Heritage is not all about the past


Heritage is not all about the past, we live with examples of buildings that can teach us lessons about new ways of living today. Sometimes it pays to look back at innovations designed by architects to resolve issues of their day that are also contemporary concerns, states the latest addition to our Heritage team, Ruth Gray.

For example, ventilation is currently very much on the agenda. With the Covid 19 pandemic wreaking havoc throughout the country we are again wanting methods of ventilation to ensure our patients and nurses in hospitals and schools’ children and teachers are healthy and can maintain a high standard of education. The below case studies of Planning & Design Practice projects with community buildings are a fascinating example of what can be learned from our heritage buildings.

Planning & Design Practice were commissioned by Green Square Accord on behalf of Worcestershire County Council to prepare an assessment into the heritage significance of Holyoakes Field First School and Nursery, which is situated on Bridge Street, Redditch. Whilst there is historic interest in the school being an example of the work of talented Architect Lieut.-Colonel Alfred Vernon Rowe (1880-1940) it is not his most notable or high-profile work. But our research found that the school is possibly unique for A. V. Rowe, who built many larger, multi-storied schools but these did not include Holyoakes experimental feature, the ‘marching corridors’.

The Education Act of 1907 introduced periodic medical inspections in schools to address the poor health of children across the country. This resulted in experiments in school architecture with a greater focus on light, ventilation, and provision of space indoors and outdoors for exercise. The use of single storey school buildings allowed a larger plan form, with open air verandas stretching the length of the building allowing for ‘marching corridors’, often leading to a large hall where indoor recreation could be held. Holyoakes is one example of such a plan form and having been designed in 1911 is quite early, whilst these principles had been established in the early 1900s it took some time to gain traction, being adopted nationwide after WW1. Read more about this aspect of school design here. 1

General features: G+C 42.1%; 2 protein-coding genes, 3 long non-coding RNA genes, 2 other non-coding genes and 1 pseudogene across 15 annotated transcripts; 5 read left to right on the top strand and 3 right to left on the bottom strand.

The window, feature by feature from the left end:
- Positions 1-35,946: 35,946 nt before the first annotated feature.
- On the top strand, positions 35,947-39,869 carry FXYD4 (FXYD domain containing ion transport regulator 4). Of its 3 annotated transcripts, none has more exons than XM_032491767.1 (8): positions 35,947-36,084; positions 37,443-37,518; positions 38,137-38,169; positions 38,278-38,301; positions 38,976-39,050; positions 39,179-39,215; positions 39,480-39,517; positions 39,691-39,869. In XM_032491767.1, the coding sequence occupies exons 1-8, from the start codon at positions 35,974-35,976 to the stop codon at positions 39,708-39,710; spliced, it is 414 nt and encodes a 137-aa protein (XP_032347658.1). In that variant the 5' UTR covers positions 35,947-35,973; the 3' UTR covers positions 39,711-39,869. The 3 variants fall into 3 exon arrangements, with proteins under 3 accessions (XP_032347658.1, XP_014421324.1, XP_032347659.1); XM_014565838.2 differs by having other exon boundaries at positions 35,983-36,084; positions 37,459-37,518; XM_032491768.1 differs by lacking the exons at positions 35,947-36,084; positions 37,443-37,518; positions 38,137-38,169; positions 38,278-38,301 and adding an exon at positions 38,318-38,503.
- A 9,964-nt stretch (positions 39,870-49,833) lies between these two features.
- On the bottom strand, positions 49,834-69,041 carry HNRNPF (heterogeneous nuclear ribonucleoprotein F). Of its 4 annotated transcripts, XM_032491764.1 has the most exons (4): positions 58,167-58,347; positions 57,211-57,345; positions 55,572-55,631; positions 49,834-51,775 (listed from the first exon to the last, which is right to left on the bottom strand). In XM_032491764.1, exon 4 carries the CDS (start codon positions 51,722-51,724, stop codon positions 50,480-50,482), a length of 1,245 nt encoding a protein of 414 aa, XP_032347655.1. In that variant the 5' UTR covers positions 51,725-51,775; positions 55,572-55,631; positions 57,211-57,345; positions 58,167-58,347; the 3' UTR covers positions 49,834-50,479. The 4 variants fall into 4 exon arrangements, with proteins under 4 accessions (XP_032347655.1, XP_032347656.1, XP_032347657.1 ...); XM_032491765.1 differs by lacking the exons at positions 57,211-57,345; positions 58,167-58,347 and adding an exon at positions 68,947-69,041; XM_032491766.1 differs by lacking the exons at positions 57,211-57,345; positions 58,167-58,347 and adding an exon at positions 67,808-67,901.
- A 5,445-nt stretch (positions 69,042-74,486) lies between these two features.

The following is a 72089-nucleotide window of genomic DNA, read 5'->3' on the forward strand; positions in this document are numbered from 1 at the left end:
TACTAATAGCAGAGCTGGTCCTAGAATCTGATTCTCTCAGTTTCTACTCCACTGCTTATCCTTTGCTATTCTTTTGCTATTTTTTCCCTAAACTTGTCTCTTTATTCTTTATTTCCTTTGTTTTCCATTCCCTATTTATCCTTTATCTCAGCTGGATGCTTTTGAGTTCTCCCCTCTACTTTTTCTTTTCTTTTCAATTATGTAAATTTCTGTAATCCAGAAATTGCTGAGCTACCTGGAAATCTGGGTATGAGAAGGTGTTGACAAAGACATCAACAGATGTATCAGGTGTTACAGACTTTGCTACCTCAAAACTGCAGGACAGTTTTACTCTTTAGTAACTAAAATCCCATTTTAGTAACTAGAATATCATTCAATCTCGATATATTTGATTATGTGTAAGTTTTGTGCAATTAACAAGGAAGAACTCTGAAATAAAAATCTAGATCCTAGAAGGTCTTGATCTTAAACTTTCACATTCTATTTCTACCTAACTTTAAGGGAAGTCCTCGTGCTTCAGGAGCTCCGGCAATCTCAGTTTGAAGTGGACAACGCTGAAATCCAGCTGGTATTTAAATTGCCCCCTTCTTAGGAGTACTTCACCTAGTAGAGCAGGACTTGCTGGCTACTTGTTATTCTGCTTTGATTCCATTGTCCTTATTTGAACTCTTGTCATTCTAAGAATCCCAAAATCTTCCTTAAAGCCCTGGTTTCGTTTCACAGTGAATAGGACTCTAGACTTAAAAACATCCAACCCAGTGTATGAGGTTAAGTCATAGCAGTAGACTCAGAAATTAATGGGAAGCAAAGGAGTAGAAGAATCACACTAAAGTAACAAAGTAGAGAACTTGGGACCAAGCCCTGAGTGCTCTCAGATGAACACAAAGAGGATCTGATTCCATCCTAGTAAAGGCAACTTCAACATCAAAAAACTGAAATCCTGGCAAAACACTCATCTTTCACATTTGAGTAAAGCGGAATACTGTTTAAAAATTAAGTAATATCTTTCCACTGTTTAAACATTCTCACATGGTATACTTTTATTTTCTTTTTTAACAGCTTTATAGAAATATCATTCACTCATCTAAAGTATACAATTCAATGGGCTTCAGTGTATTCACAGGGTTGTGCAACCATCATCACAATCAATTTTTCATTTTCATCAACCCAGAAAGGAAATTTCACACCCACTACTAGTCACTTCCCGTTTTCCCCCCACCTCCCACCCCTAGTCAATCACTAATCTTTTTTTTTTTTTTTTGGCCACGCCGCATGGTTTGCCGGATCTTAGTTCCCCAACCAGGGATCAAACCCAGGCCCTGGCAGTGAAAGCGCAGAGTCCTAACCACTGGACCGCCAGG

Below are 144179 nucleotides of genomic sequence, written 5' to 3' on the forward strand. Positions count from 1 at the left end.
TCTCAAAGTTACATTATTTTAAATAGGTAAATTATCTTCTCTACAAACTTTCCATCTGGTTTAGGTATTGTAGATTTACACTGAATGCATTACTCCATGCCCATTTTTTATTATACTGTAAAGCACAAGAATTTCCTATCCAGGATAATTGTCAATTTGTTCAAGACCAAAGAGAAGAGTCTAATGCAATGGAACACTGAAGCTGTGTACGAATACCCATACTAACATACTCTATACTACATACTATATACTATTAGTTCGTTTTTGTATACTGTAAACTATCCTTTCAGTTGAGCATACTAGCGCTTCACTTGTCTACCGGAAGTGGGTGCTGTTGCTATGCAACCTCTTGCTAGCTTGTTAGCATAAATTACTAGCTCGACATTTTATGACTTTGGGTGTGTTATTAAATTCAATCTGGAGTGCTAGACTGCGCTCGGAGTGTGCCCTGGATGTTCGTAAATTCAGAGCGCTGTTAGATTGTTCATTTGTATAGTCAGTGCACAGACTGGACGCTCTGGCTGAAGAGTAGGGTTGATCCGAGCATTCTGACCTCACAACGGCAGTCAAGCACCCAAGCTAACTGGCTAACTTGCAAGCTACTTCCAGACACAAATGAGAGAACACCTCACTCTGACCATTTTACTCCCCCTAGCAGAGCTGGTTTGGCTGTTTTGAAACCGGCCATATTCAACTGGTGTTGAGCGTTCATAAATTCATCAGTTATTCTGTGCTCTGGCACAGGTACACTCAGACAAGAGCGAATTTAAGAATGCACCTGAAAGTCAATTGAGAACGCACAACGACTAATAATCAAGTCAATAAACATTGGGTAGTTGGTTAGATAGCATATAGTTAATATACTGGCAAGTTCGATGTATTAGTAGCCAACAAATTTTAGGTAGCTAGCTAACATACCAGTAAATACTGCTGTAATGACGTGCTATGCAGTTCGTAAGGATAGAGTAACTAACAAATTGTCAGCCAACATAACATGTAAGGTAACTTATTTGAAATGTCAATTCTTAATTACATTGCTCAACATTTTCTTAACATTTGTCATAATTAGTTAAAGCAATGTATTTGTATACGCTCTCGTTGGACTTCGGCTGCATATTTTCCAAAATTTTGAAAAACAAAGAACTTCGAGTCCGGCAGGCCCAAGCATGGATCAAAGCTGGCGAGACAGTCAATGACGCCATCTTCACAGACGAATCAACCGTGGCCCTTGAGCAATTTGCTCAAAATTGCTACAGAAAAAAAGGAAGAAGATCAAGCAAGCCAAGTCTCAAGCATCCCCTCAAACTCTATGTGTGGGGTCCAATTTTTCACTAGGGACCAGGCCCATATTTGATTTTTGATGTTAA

Planning & Design Practice recent research of Outwoods House as part of their assessment into the heritage significance for a project with University Hospitals of Derby and Burton (UHDB) NHS Foundation Trust, found that the original part of Outwoods House was constructed in 1895 from brick and sandstone dressings in a gothic revival style. The original building was purpose built as part of an isolation hospital, which has historic significance and modern-day resonance. The Isolation Hospitals Act (1893) enabled County Councils either to provide isolation hospitals or compel local authorities within the county to do so. From the early 1890s to 1914 some 300 local authority isolation hospitals were built. Hospitals were large, dominated by parallel rows of detached ward blocks linked by a covered way, in an extreme form of the pavilion plan that even provided distinctive ventilated basements to allow the free movement of air beneath the wards.

We discovered that overall, whilst buildings of this age/type are not uncommon, and the building has been subject to some alteration/ extension, the original core is a reasonably good example of its type (architecturally speaking) and there is historic interest deriving from its links to the hospital and the story of healthcare in the area. Read more about Isolation hospitals in Historic England’s Health and Welfare Buildings document here. 2

Neither of these case studies are listed buildings but Holyoakes school is potentially eligible for categorisation as a “non-designated heritage asset” by the local authority and Outwoods House is identified by the council’s conservation officer as a non-designated heritage asset. Meaning their importance is recognised for the role they can play in providing future generations solutions. Essentially heritage buildings can help us to understand the society of former eras through their architecture, architects, and their ideas. By understanding our heritage, we can prepare for the future. These two buildings that we have discussed are commonplace but were both designed with ventilation in mind they are examples also of why heritage assessments are an important part of the planning process as the collaboration between conservation officers, planners and developers means that we can retain and reuse buildings and, in the process, discover and retain key pieces of our heritage.

At Planning & Design Practice, we recognise the importance of the built heritage in our towns, villages and rural areas. Our Heritage team includes Director Jon Millhouse, who is a Full Member of the Institute of Historic Building Conservation, Architectural team leader Lindsay Cruddas, a registered Specialist Conservation Architect and Heritage Assistant Ruth Gray who recently completed a Masters in Public History and Heritage at the University of Derby. For more information on the heritage services we offer, or for a free, no obligation consultation to discuss your project or property, please don’t hesitate to get in touch to find out how we can help.

1: Elain Harwood’s book ‘England’s Schools: History, architecture and adaptation’ (English Heritage 2010)

2: Historic England’s book ‘Health and Welfare Buildings

Share on Facebook
Share on Twitter
Share on Linkdin
Share on Pinterest